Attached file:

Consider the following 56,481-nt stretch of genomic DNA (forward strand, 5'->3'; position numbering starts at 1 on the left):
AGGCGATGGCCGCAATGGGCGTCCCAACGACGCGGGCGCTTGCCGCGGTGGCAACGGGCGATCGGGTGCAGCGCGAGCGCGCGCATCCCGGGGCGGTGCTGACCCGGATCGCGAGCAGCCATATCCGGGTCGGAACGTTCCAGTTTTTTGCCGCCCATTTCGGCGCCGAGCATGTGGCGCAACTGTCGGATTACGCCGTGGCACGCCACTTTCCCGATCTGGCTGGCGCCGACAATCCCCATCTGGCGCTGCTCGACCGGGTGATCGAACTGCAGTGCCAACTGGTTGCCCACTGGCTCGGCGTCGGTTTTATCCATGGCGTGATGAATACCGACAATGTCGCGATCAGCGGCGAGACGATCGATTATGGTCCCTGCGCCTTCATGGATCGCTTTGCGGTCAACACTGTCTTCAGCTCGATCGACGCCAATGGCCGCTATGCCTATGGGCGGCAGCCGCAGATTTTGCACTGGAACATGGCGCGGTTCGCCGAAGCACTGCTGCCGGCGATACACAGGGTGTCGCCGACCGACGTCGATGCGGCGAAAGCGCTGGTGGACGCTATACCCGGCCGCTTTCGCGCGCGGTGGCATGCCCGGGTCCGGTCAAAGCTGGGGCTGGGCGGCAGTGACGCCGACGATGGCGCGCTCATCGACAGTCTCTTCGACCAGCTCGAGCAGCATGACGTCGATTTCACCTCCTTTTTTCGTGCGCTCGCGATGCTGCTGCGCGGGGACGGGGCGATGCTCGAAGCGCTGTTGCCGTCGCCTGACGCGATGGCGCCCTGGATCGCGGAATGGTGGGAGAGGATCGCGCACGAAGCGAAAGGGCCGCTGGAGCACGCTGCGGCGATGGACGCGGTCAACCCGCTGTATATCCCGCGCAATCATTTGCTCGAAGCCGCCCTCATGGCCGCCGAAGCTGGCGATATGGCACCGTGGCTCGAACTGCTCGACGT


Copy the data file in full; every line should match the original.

Consider the following 56,481-nt stretch of genomic DNA (forward strand, 5'->3'; position numbering starts at 1 on the left):
AGGCGATGGCCGCAATGGGCGTCCCAACGACGCGGGCGCTTGCCGCGGTGGCAACGGGCGATCGGGTGCAGCGCGAGCGCGCGCATCCCGGGGCGGTGCTGACCCGGATCGCGAGCAGCCATATCCGGGTCGGAACGTTCCAGTTTTTTGCCGCCCATTTCGGCGCCGAGCATGTGGCGCAACTGTCGGATTACGCCGTGGCACGCCACTTTCCCGATCTGGCTGGCGCCGACAATCCCCATCTGGCGCTGCTCGACCGGGTGATCGAACTGCAGTGCCAACTGGTTGCCCACTGGCTCGGCGTCGGTTTTATCCATGGCGTGATGAATACCGACAATGTCGCGATCAGCGGCGAGACGATCGATTATGGTCCCTGCGCCTTCATGGATCGCTTTGCGGTCAACACTGTCTTCAGCTCGATCGACGCCAATGGCCGCTATGCCTATGGGCGGCAGCCGCAGATTTTGCACTGGAACATGGCGCGGTTCGCCGAAGCACTGCTGCCGGCGATACACAGGGTGTCGCCGACCGACGTCGATGCGGCGAAAGCGCTGGTGGACGCTATACCCGGCCGCTTTCGCGCGCGGTGGCATGCCCGGGTCCGGTCAAAGCTGGGGCTGGGCGGCAGTGACGCCGACGATGGCGCGCTCATCGACAGTCTCTTCGACCAGCTCGAGCAGCATGACGTCGATTTCACCTCCTTTTTTCGTGCGCTCGCGATGCTGCTGCGCGGGGACGGGGCGATGCTCGAAGCGCTGTTGCCGTCGCCTGACGCGATGGCGCCCTGGATCGCGGAATGGTGGGAGAGGATCGCGCACGAAGCGAAAGGGCCGCTGGAGCACGCTGCGGCGATGGACGCGGTCAACCCGCTGTATATCCCGCGCAATCATTTGCTCGAAGCCGCCCTCATGGCCGCCGAAGCTGGCGATATGGCACCGTGGCTCGAACTGCTCGACGT